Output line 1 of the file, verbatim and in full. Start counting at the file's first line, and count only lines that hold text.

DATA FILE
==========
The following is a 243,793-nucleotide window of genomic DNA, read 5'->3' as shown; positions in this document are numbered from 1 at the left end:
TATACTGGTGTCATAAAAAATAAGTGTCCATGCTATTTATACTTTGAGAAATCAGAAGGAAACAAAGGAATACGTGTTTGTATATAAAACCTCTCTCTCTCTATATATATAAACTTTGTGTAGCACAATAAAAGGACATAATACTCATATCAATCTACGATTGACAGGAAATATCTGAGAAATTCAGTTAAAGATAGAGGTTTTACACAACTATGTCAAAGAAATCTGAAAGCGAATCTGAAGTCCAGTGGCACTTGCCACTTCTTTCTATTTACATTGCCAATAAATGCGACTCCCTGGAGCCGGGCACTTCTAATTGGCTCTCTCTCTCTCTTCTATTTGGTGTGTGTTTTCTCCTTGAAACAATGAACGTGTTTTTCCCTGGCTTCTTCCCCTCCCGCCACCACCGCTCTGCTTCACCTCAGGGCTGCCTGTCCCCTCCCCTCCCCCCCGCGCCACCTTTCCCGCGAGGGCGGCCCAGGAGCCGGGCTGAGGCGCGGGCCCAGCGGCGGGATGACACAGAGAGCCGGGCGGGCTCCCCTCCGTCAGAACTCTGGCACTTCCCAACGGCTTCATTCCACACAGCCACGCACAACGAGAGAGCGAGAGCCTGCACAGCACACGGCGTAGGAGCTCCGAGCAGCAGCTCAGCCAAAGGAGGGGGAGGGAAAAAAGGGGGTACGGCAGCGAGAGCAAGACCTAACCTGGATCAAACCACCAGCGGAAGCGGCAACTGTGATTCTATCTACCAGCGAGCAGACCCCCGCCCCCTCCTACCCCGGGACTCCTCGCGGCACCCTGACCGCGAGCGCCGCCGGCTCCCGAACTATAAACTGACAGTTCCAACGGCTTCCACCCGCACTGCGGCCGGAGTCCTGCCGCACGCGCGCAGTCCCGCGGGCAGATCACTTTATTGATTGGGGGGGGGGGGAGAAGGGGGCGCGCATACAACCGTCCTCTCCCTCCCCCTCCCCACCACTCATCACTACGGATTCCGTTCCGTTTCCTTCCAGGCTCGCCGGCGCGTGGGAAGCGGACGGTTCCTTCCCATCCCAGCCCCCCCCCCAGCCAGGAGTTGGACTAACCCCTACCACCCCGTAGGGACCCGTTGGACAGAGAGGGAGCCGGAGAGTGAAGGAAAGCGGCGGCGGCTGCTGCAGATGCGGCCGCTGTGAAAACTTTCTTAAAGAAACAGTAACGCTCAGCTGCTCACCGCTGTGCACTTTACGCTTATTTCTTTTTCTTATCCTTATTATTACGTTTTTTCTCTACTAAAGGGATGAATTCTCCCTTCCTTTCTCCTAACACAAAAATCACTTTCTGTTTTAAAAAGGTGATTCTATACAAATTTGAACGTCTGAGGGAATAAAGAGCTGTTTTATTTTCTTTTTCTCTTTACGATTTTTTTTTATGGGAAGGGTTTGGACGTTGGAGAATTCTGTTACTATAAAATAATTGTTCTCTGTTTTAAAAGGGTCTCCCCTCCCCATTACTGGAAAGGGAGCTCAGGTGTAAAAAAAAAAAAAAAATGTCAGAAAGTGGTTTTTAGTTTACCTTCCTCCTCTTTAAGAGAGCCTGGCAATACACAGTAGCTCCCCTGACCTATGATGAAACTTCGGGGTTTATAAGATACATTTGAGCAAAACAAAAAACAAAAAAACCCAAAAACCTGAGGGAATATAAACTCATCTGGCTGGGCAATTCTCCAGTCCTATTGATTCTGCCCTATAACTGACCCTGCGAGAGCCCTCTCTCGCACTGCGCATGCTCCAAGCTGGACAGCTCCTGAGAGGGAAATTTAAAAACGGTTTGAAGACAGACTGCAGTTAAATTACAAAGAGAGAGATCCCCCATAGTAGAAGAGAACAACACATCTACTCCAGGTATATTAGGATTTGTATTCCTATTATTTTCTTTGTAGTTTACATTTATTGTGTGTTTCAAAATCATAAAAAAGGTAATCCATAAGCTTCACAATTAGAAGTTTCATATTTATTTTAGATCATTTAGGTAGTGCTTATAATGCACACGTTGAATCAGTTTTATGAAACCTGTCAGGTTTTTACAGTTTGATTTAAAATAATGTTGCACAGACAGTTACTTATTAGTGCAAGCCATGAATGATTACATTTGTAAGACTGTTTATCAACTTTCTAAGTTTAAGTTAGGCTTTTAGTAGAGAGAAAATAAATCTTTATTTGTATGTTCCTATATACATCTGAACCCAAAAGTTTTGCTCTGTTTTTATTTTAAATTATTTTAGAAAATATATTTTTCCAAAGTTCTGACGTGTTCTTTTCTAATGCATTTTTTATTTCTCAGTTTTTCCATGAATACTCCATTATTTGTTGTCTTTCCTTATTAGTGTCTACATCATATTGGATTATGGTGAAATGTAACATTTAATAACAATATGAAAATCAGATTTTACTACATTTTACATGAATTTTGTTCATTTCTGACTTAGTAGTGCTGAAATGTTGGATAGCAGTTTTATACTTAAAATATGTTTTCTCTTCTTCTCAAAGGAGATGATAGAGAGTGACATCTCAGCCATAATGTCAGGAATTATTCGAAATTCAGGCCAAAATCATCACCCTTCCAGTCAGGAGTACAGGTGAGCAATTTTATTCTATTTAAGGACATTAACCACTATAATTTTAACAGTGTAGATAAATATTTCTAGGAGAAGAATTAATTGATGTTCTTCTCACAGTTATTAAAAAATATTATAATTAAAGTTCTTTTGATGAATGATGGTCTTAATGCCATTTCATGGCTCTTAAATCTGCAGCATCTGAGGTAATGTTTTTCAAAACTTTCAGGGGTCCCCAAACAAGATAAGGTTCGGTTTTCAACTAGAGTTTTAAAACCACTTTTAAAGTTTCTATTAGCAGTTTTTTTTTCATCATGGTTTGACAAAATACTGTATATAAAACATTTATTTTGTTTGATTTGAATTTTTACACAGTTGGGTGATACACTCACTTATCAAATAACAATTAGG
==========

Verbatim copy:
The following is a 243,793-nucleotide window of genomic DNA, read 5'->3' as shown; positions in this document are numbered from 1 at the left end: